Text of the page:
Joe Diaz: Thank you, Nick. Good morning, and welcome to all. As Nick indicated, my name is Joe Diaz, and I’m with Lytham Partners, we’re Investor Relations consulting firm for ImmuCell. I thank all of you for joining us today to discuss the unaudited financial results for the quarter ended March 31, 2024. The Listeners are reminded and cautioned that statements made by management during the course of this call include forward-looking statements, which include any statement that refers to future events or expected future results or predictions about steps the company plans to take in the future. These statements are not guarantees of performance and are subject to risks and uncertainties that could cause actual results, outcomes or events to differ materially from those discussed today. Additional information regarding forward-looking statements and the risks and uncertainties that could impact future results, outcomes or events is available under the cautionary note regarding forward-looking statements or the safe harbor statement provided with the press release and the Form 10-K that the company filed last night, along with the company’s other periodic filings with the SEC. Information discussed on today’s call speaks only as of today, Wednesday, May 15, 2024. The company undertakes no obligation to update any information discussed on today’s call. Please note that references to certain non-GAAP financial measures may be made during today’s call. The company included definitions of these terms as well as reconciliations of these figures to the most comparable GAAP financial measures in last night’s press release in order to better assist you in understanding its financial performance. With that said, let me turn the call over to Michael Brigham, President and CEO of ImmuCell Corporation, after which we will open the call for your questions. Michael?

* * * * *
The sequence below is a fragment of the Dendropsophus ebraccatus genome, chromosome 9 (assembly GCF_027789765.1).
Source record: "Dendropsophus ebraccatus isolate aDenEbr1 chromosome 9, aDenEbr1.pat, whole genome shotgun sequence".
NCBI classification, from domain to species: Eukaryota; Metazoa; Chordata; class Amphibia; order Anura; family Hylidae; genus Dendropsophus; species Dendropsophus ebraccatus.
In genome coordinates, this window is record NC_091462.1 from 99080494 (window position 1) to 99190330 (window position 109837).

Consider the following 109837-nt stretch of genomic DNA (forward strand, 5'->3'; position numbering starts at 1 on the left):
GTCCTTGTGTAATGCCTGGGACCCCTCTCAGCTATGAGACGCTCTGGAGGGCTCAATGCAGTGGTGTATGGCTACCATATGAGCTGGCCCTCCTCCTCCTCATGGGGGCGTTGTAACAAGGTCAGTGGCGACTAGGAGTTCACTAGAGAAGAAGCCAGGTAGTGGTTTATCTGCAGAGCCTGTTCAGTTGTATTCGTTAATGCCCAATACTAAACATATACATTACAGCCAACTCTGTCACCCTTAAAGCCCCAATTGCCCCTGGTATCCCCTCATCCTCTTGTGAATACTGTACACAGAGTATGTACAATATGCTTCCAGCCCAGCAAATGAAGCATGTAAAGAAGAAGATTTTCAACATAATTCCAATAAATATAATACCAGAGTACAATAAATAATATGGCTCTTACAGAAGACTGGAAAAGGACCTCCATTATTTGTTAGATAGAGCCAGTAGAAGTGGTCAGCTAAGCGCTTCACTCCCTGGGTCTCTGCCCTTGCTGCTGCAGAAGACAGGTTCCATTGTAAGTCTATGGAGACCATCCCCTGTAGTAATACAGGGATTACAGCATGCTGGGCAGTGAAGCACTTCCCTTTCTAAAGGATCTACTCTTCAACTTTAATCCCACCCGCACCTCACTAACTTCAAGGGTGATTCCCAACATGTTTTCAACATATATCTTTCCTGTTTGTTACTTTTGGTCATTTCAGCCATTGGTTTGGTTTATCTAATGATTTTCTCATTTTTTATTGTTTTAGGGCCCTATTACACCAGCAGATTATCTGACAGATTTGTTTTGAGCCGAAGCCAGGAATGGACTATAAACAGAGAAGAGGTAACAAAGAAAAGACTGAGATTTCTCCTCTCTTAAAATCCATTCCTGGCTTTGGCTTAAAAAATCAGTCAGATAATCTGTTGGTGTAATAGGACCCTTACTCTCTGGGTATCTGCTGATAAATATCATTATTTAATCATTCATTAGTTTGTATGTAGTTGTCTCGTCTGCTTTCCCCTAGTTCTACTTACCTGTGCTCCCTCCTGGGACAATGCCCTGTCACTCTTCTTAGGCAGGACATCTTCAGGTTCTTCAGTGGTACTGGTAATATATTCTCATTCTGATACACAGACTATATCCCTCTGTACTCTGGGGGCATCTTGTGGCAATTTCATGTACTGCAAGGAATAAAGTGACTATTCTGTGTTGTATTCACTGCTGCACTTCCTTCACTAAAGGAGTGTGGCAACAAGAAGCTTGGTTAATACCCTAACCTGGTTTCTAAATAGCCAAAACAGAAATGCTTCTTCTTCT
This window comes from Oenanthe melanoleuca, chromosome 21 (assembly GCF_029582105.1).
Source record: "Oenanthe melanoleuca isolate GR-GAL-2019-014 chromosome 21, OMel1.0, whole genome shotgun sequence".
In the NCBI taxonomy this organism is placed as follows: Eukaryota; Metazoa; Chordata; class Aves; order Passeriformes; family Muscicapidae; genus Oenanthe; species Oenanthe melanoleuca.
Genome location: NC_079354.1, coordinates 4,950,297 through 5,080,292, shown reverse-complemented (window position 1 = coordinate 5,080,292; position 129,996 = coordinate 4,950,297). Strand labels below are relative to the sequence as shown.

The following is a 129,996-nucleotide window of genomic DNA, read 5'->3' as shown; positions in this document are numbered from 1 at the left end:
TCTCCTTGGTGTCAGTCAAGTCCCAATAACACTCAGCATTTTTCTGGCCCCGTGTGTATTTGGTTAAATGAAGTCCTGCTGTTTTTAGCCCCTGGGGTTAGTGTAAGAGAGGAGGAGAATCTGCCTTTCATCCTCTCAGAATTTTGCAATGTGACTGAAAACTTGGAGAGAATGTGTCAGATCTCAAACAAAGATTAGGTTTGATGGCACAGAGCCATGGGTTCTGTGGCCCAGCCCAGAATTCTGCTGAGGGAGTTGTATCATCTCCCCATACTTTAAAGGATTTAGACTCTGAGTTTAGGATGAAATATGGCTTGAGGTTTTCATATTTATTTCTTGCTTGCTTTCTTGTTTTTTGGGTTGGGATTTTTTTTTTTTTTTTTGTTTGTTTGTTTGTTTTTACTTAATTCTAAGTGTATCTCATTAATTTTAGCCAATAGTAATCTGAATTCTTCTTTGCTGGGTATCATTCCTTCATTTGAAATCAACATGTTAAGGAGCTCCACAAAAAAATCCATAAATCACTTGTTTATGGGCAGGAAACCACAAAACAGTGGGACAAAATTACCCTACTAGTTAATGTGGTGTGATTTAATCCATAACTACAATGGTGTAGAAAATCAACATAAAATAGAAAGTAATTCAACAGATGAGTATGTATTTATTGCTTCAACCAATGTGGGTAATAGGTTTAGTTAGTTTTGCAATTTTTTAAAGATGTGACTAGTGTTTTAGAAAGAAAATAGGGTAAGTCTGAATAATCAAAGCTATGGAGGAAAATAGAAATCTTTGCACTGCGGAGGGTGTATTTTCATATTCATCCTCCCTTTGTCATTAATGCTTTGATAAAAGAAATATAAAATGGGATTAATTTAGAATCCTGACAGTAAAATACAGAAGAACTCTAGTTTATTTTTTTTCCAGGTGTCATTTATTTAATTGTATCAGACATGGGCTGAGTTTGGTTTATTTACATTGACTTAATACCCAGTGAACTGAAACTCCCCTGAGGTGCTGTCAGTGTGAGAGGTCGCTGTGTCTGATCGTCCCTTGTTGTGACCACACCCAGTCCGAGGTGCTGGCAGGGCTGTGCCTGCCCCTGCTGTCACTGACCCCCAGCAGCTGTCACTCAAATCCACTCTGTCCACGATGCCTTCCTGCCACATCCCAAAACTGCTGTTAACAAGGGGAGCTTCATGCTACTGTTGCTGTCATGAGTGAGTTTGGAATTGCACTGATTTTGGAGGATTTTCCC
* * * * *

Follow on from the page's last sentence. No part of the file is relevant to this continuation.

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Michael Brigham: Thanks, Joe, and good morning, everyone. This is the story of the really good and a bit of the frustrating. With regards to the first quarter, I would like to speak about 2 financial disclosures that I think help demonstrate what we believe could be a critical turning point for our business. First, product sales were up 111% during the first quarter of 2024 compared to the first quarter of 2023. And sales were up 33% during the trailing 12-month period ended March 31, 2024, compared to the year, the 12-month — trailing 12-month period ended March 31, 2023. So again, 111% quarter-over-quarter, 33% trailing 12 over trailing 12. This improvement is largely the result of production output by implementing and optimizing a multiyear investment to increase our production capacity, we achieved $7.2 million worth of production during the first quarter of 2024, which annualizes to $28.7 million or about 96% of our $30 million full capacity estimate. This level of production remains our aspirational goal, but we do not expect that it can be repeated or exceeded on a regular basis. The $7.3 million in sales recorded during the first quarter of 2024 represents an all-time quarterly sales record for us. The next highest quarter was $6 million recorded during the first quarter of 2022. Second, with those strong sales, we were able to turn earnings before interest, taxes, depreciation and amortization or EBITDA of negative $1.6 million during the quarter ended March 31, 2023, to positive EBITDA of $377,000 during the quarter ended March 31, 2024. Our gross margin as a percentage of product sales improved from 9% during the quarter ended March 31, ’23 to 32% during the quarter ended March 31, 2024, but this is still well short of our 45% target. Cash is tight. In response, we have frozen certain capital expenditure investments for the time being, but we have no draw outstanding on our $1 million line of credit that is available to us until September of 2025. So that is the big picture. With regards to the other financial results, the press release provides the full unaudited P&L results and some unaudited summary balance sheet data. Further, our Form 10-Q provides all the unaudited financial details and management’s discussion and analysis. I will now take our time on this call to review all that in detail. I would like to add that we have been driven by data as we remediate the contamination events that have plagued us recently. Improvements made throughout our production process are allowing us to come back into full production. We believe that the operational improvements implemented are allowing us to run more effectively at a 100 output level going forward. To be successful, we must avoid future significant contamination events and equipment breakdowns and operate with good production yield. So we will remain focused on the commercial opportunity we have with First Defense. But as is often the case in the regulatory approval process, we are frustrated by yet another regulatory delay in our effort to bring retain to market. The FDA recently issued a CMC technical section in complete letter in response to our third submission CMC Technical of retain. Pursuant to the incomplete letter, the FDA has provided some minor questions about our submission requiring a fourth submission of the CMC Technical Section, which is typically subject to a 6-month review. However, the FDA has indicated that this resubmission potentially could be handled through a shortened review period because the items — open items are not complex. Most critical to the timeline however, is that the FDA has also required that we not resubmit the CMC Technical Section until the inspectional observations at the facilities of our drug product contract manufacturer are resolved. Given the unique facts and circumstances we are working with the FDA and our drug product contract manufacture to obtain an expedited review. This is part of the process, and we are continuing to move forward. Regardless, we remain poised and excited to revolutionize the way that subclinical mastitis is treated in today’s dairy market with a novel alternative to traditional antibiotics without FDA required milk discard or meat withhold claims. So lastly, I encourage you to review the press release and the quarterly report on Form 10-Q that we filed last night. Also, pleased to have a look at our corporate presentation slide deck. I believe it provides a very good summary of our business strategy and objectives as well as our current financial results. A May update was just posted to our website last night, see the Investors section of our website and click on corporate presentation or contact us for a copy. With that said, I’ll be happy to take your questions. Let’s have the operator open up the lines, please.